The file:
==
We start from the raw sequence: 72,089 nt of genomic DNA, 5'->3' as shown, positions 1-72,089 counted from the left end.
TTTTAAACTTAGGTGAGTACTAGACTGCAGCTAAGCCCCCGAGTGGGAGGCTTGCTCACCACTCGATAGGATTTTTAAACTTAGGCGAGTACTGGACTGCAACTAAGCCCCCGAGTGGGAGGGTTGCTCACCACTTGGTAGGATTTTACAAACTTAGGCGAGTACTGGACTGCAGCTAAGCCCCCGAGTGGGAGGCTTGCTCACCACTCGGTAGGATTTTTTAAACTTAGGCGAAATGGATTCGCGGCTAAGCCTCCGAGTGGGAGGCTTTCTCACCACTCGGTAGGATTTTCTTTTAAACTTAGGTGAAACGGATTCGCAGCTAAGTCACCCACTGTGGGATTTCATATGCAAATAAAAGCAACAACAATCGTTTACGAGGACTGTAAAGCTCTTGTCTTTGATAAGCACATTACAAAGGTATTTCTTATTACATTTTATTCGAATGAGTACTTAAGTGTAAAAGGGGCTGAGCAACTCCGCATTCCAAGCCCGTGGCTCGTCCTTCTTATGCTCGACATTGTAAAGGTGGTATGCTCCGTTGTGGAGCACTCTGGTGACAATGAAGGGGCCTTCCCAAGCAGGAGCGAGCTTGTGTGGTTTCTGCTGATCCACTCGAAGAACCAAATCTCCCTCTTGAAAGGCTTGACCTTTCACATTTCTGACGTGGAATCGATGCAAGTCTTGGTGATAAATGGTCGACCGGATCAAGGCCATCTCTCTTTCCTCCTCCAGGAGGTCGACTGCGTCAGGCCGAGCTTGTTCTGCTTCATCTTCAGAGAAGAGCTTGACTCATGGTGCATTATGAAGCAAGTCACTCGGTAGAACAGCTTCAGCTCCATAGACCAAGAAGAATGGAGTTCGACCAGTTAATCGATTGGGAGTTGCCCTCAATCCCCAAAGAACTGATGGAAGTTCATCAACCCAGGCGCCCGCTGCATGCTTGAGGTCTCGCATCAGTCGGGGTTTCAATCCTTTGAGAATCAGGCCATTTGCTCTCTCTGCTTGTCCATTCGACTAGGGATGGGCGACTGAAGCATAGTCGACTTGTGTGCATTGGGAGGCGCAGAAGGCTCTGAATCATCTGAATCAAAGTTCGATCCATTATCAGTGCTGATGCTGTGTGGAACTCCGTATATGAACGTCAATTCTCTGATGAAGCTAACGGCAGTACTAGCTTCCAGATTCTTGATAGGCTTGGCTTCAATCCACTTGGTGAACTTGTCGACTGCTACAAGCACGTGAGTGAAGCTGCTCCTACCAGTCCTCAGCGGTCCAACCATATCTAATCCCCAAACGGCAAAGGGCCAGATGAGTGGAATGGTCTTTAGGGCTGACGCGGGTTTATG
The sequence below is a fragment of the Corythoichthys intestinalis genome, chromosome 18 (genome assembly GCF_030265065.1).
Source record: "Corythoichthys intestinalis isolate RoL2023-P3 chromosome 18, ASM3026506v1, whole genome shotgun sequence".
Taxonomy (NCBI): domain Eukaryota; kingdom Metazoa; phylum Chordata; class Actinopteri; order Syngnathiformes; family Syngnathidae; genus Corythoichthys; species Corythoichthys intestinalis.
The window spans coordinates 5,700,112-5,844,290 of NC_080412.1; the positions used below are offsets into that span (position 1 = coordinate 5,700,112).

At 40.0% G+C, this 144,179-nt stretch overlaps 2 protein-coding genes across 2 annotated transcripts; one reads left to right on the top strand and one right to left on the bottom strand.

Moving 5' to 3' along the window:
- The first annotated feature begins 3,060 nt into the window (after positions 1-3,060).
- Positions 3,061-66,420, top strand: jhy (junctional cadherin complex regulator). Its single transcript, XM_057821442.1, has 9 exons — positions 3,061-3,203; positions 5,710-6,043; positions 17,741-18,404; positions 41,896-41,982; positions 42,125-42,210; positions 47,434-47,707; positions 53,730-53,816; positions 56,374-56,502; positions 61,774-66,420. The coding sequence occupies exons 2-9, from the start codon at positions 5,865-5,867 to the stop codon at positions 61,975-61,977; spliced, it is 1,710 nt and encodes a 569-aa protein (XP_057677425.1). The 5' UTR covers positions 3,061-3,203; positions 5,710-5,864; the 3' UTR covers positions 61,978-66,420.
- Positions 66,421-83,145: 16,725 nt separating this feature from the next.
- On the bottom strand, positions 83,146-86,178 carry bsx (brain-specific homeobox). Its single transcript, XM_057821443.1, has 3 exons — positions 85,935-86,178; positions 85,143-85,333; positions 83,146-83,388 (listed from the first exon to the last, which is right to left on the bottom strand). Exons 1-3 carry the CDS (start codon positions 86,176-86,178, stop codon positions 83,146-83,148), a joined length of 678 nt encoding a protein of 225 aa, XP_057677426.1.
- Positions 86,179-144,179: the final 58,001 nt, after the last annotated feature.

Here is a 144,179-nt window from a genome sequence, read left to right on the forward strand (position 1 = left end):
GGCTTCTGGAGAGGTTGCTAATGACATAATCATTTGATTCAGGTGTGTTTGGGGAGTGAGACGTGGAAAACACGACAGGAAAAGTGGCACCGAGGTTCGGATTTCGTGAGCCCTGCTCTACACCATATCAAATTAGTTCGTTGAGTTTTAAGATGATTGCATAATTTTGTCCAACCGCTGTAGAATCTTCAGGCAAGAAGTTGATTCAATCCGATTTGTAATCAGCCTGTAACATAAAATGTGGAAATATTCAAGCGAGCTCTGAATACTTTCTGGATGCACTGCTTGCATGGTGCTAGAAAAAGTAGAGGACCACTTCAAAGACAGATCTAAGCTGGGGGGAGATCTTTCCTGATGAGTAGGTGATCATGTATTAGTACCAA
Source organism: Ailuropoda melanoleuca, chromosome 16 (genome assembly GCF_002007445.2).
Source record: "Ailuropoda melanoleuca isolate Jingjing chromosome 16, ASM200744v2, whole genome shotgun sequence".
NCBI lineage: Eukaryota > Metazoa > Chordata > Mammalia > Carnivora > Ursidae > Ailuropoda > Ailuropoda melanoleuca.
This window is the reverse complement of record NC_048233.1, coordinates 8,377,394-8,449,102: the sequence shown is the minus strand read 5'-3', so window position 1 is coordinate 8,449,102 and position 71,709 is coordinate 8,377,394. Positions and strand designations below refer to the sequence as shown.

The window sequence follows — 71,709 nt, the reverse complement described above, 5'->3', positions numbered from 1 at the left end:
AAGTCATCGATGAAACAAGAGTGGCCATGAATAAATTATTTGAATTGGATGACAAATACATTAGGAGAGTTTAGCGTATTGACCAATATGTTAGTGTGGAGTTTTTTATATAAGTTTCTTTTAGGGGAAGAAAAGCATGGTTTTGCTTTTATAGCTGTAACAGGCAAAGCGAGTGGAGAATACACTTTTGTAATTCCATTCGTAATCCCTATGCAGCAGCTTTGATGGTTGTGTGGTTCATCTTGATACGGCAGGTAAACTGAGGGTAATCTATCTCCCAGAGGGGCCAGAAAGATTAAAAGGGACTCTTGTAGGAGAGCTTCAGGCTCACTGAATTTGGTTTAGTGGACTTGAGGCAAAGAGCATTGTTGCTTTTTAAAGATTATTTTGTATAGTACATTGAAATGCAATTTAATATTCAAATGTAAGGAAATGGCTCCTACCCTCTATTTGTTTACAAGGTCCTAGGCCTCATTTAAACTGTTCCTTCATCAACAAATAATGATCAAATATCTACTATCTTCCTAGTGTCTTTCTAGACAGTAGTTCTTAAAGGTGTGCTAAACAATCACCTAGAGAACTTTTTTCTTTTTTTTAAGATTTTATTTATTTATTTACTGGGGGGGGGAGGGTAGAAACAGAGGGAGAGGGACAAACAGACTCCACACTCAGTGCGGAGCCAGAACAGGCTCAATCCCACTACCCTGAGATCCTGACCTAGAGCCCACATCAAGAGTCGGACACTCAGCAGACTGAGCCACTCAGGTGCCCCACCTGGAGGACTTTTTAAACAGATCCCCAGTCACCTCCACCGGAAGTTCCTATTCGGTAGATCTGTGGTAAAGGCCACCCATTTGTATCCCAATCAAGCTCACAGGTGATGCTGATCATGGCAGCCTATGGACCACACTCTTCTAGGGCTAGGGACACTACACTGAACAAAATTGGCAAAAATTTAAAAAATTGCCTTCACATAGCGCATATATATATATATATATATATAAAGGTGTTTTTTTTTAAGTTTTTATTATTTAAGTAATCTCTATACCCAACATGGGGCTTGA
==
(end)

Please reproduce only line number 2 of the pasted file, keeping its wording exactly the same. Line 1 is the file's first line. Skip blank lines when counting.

TTTTAAACTTAGGTGAGTACTAGACTGCAGCTAAGCCCCCGAGTGGGAGGCTTGCTCACCACTCGATAGGATTTTTAAACTTAGGCGAGTACTGGACTGCAACTAAGCCCCCGAGTGGGAGGGTTGCTCACCACTTGGTAGGATTTTACAAACTTAGGCGAGTACTGGACTGCAGCTAAGCCCCCGAGTGGGAGGCTTGCTCACCACTCGGTAGGATTTTTTAAACTTAGGCGAAATGGATTCGCGGCTAAGCCTCCGAGTGGGAGGCTTTCTCACCACTCGGTAGGATTTTCTTTTAAACTTAGGTGAAACGGATTCGCAGCTAAGTCACCCACTGTGGGATTTCATATGCAAATAAAAGCAACAACAATCGTTTACGAGGACTGTAAAGCTCTTGTCTTTGATAAGCACATTACAAAGGTATTTCTTATTACATTTTATTCGAATGAGTACTTAAGTGTAAAAGGGGCTGAGCAACTCCGCATTCCAAGCCCGTGGCTCGTCCTTCTTATGCTCGACATTGTAAAGGTGGTATGCTCCGTTGTGGAGCACTCTGGTGACAATGAAGGGGCCTTCCCAAGCAGGAGCGAGCTTGTGTGGTTTCTGCTGATCCACTCGAAGAACCAAATCTCCCTCTTGAAAGGCTTGACCTTTCACATTTCTGACGTGGAATCGATGCAAGTCTTGGTGATAAATGGTCGACCGGATCAAGGCCATCTCTCTTTCCTCCTCCAGGAGGTCGACTGCGTCAGGCCGAGCTTGTTCTGCTTCATCTTCAGAGAAGAGCTTGACTCATGGTGCATTATGAAGCAAGTCACTCGGTAGAACAGCTTCAGCTCCATAGACCAAGAAGAATGGAGTTCGACCAGTTAATCGATTGGGAGTTGCCCTCAATCCCCAAAGAACTGATGGAAGTTCATCAACCCAGGCGCCCGCTGCATGCTTGAGGTCTCGCATCAGTCGGGGTTTCAATCCTTTGAGAATCAGGCCATTTGCTCTCTCTGCTTGTCCATTCGACTAGGGATGGGCGACTGAAGCATAGTCGACTTGTGTGCATTGGGAGGCGCAGAAGGCTCTGAATCATCTGAATCAAAGTTCGATCCATTATCAGTGCTGATGCTGTGTGGAACTCCGTATATGAACGTCAATTCTCTGATGAAGCTAACGGCAGTACTAGCTTCCAGATTCTTGATAGGCTTGGCTTCAATCCACTTGGTGAACTTGTCGACTGCTACAAGCACGTGAGTGAAGCTGCTCCTACCAGTCCTCAGCGGTCCAACCATATCTAATCCCCAAACGGCAAAGGGCCAGATGAGTGGAATGGTCTTTAGGGCTGACGCGGGTTTATG